| Ocean Today. Ocean Contaminants - :13894 | Education and Outreach | National Ocean Service (NOS)
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Ocean Today. Ocean Contaminants
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Ocean Today. Ocean Contaminants
  • Corporate Authors:
    Center for Coastal Monitoring and Assessment (U.S.) ; United States, National Ocean Service, ; Smithsonian Institution
  • Description:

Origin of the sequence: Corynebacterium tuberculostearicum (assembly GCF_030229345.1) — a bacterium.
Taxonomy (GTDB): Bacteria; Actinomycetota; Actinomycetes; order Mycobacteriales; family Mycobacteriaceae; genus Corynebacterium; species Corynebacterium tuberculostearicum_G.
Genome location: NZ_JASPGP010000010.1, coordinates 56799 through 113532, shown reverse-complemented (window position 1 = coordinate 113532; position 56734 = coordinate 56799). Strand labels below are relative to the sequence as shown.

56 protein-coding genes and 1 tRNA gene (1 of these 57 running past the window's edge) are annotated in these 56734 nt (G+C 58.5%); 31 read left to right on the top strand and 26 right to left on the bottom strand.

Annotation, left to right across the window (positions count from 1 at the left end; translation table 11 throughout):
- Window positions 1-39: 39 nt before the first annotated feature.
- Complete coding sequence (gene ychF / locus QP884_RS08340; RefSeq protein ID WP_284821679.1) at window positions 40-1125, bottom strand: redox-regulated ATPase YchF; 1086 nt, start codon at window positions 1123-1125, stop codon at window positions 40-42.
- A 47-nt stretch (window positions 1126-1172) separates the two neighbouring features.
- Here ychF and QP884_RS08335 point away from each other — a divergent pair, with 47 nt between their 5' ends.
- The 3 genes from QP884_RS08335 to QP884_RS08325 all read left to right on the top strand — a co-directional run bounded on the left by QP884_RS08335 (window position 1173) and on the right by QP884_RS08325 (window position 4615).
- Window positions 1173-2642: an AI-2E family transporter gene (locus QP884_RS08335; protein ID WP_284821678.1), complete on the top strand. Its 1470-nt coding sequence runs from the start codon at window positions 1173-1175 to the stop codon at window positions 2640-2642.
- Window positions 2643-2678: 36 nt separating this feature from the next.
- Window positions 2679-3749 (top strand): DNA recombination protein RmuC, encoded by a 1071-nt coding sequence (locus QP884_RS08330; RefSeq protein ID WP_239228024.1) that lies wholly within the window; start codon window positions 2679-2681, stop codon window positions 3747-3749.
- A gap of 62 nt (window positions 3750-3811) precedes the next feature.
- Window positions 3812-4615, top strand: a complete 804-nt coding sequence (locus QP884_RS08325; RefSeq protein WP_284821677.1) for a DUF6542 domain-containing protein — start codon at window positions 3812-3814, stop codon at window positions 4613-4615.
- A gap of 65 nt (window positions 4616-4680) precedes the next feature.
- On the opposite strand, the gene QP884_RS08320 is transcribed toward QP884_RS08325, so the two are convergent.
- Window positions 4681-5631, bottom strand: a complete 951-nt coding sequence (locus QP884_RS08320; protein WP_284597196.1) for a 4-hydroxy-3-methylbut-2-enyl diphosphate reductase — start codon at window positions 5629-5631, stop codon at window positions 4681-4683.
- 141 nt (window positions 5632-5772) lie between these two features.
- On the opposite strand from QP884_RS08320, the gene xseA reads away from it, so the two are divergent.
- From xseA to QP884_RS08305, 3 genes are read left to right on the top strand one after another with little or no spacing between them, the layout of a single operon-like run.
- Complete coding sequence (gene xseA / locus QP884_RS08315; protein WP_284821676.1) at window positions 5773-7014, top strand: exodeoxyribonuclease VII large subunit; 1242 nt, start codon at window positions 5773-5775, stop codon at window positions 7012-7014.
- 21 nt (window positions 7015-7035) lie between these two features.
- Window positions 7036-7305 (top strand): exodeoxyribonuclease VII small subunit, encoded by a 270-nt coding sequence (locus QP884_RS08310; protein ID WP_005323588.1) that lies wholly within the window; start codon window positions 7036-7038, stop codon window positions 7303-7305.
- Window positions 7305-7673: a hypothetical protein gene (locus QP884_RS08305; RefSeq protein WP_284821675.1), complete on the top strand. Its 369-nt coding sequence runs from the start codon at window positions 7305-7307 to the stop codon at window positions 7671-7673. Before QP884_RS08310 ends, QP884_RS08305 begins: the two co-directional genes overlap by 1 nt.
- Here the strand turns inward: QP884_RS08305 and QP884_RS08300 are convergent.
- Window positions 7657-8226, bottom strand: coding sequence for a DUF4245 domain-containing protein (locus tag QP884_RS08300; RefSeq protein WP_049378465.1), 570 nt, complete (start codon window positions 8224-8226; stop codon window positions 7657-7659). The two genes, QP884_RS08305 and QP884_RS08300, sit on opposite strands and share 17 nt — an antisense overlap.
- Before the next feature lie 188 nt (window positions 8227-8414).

The video is part of the Ocean Today educational video collection (sub-collection: Marine Life). It is with open captions and can be viewed in regular (640 x 36) or high resolution (1280 x 720). Video's transcript: "NARRATOR: Take a look at the items around your house -- your TV, your couch, your clothes, your computer. Many of the materials used to make them contain a chemical that helps prevent them from catching on fire. Great idea right? Well, scientists have started finding traces of these chemicals in places in our environment that they weren't intended to be. When we throw away these household items, they go into landfills. Here they can be exposed to wind and rain that can carry the chemicals into streams, rivers, and ultimately, the ocean. Since we don't know yet what environmental impact this may have, scientists are monitoring these contaminants in different ways. At NOAA, one way is through the Mussel Watch Program. Mussels and oysters are animals that live in both saltwater and freshwater. Scientists took an interest in them because they're filter feeders. That means that they eat by drawing in the surrounding water to get at their microscopic food. Then they expel the filtered water and waste back out. During this process, whatever is in the surrounding water absorbs and builds up in the mussel's tissues. So, if there are chemicals in the water that are hard to detect, studying mussels is a way that scientists can monitor the level of contamination. The Mussel Watch program has been operating at more than 300 coastal sites in the US since 1986. The data collected allows scientists to track changes in water pollution over time. The moral of this story is that some chemicals intended to be helpful may also prove to be harmful. While we don't want our clothes catching fire, we do want to keep our environment free of contaminants."

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